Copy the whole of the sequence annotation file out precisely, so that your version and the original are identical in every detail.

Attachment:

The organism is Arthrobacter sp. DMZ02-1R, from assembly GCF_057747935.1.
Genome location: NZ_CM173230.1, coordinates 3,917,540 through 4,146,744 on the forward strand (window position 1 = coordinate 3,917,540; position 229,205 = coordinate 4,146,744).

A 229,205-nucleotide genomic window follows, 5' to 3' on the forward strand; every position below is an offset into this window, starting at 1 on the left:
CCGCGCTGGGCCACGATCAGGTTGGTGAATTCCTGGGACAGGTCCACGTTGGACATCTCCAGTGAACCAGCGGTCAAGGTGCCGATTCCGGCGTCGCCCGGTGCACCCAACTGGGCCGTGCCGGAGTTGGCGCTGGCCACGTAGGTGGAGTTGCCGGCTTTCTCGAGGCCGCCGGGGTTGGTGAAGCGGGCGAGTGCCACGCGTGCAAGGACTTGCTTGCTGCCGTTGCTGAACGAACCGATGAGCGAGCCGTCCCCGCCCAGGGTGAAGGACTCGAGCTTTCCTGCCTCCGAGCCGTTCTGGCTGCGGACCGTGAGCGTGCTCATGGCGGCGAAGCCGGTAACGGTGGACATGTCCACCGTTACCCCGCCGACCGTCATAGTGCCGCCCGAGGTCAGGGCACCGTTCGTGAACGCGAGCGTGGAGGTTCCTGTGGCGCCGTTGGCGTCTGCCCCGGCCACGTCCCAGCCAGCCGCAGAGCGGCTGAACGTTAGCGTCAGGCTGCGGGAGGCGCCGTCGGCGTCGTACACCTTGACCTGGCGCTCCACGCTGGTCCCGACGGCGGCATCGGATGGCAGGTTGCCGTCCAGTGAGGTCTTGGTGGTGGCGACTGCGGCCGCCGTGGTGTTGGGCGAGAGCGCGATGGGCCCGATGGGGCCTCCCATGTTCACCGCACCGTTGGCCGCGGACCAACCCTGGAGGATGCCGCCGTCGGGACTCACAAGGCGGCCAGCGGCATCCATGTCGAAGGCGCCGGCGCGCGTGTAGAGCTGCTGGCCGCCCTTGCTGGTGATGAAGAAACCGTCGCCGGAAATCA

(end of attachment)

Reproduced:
The organism is Arthrobacter sp. DMZ02-1R, from assembly GCF_057747935.1.
Genome location: NZ_CM173230.1, coordinates 3,917,540 through 4,146,744 on the forward strand (window position 1 = coordinate 3,917,540; position 229,205 = coordinate 4,146,744).

A 229,205-nucleotide genomic window follows, 5' to 3' on the forward strand; every position below is an offset into this window, starting at 1 on the left:
CCGCGCTGGGCCACGATCAGGTTGGTGAATTCCTGGGACAGGTCCACGTTGGACATCTCCAGTGAACCAGCGGTCAAGGTGCCGATTCCGGCGTCGCCCGGTGCACCCAACTGGGCCGTGCCGGAGTTGGCGCTGGCCACGTAGGTGGAGTTGCCGGCTTTCTCGAGGCCGCCGGGGTTGGTGAAGCGGGCGAGTGCCACGCGTGCAAGGACTTGCTTGCTGCCGTTGCTGAACGAACCGATGAGCGAGCCGTCCCCGCCCAGGGTGAAGGACTCGAGCTTTCCTGCCTCCGAGCCGTTCTGGCTGCGGACCGTGAGCGTGCTCATGGCGGCGAAGCCGGTAACGGTGGACATGTCCACCGTTACCCCGCCGACCGTCATAGTGCCGCCCGAGGTCAGGGCACCGTTCGTGAACGCGAGCGTGGAGGTTCCTGTGGCGCCGTTGGCGTCTGCCCCGGCCACGTCCCAGCCAGCCGCAGAGCGGCTGAACGTTAGCGTCAGGCTGCGGGAGGCGCCGTCGGCGTCGTACACCTTGACCTGGCGCTCCACGCTGGTCCCGACGGCGGCATCGGATGGCAGGTTGCCGTCCAGTGAGGTCTTGGTGGTGGCGACTGCGGCCGCCGTGGTGTTGGGCGAGAGCGCGATGGGCCCGATGGGGCCTCCCATGTTCACCGCACCGTTGGCCGCGGACCAACCCTGGAGGATGCCGCCGTCGGGACTCACAAGGCGGCCAGCGGCATCCATGTCGAAGGCGCCGGCGCGCGTGTAGAGCTGCTGGCCGCCCTTGCTGGTGATGAAGAAACCGTCGCCGGAAATCA